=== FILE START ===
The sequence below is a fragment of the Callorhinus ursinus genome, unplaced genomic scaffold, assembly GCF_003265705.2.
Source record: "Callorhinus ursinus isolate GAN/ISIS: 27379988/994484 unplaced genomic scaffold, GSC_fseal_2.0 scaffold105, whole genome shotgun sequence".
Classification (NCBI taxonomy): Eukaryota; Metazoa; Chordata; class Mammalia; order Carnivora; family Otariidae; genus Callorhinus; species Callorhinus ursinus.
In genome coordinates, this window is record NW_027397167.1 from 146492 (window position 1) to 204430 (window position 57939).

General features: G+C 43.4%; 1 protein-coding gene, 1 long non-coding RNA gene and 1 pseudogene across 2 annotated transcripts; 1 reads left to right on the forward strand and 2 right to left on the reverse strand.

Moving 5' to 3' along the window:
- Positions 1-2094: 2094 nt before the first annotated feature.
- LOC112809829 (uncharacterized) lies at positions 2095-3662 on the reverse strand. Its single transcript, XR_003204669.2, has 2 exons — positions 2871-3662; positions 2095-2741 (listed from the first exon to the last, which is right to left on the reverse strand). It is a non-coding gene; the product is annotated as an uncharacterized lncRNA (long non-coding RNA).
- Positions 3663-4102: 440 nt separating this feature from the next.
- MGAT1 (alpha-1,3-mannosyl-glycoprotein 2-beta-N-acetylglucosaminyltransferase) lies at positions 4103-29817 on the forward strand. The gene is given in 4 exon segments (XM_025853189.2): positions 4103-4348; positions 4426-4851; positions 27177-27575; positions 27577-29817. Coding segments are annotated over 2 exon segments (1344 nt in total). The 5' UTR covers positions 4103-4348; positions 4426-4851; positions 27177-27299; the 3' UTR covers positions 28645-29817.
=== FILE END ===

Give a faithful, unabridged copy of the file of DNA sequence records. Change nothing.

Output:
The sequence below is a fragment of the Callorhinus ursinus genome, unplaced genomic scaffold, assembly GCF_003265705.2.
Source record: "Callorhinus ursinus isolate GAN/ISIS: 27379988/994484 unplaced genomic scaffold, GSC_fseal_2.0 scaffold105, whole genome shotgun sequence".
Classification (NCBI taxonomy): Eukaryota; Metazoa; Chordata; class Mammalia; order Carnivora; family Otariidae; genus Callorhinus; species Callorhinus ursinus.
In genome coordinates, this window is record NW_027397167.1 from 146492 (window position 1) to 204430 (window position 57939).

General features: G+C 43.4%; 1 protein-coding gene, 1 long non-coding RNA gene and 1 pseudogene across 2 annotated transcripts; 1 reads left to right on the forward strand and 2 right to left on the reverse strand.

Moving 5' to 3' along the window:
- Positions 1-2094: 2094 nt before the first annotated feature.
- LOC112809829 (uncharacterized) lies at positions 2095-3662 on the reverse strand. Its single transcript, XR_003204669.2, has 2 exons — positions 2871-3662; positions 2095-2741 (listed from the first exon to the last, which is right to left on the reverse strand). It is a non-coding gene; the product is annotated as an uncharacterized lncRNA (long non-coding RNA).
- Positions 3663-4102: 440 nt separating this feature from the next.
- MGAT1 (alpha-1,3-mannosyl-glycoprotein 2-beta-N-acetylglucosaminyltransferase) lies at positions 4103-29817 on the forward strand. The gene is given in 4 exon segments (XM_025853189.2): positions 4103-4348; positions 4426-4851; positions 27177-27575; positions 27577-29817. Coding segments are annotated over 2 exon segments (1344 nt in total). The 5' UTR covers positions 4103-4348; positions 4426-4851; positions 27177-27299; the 3' UTR covers positions 28645-29817.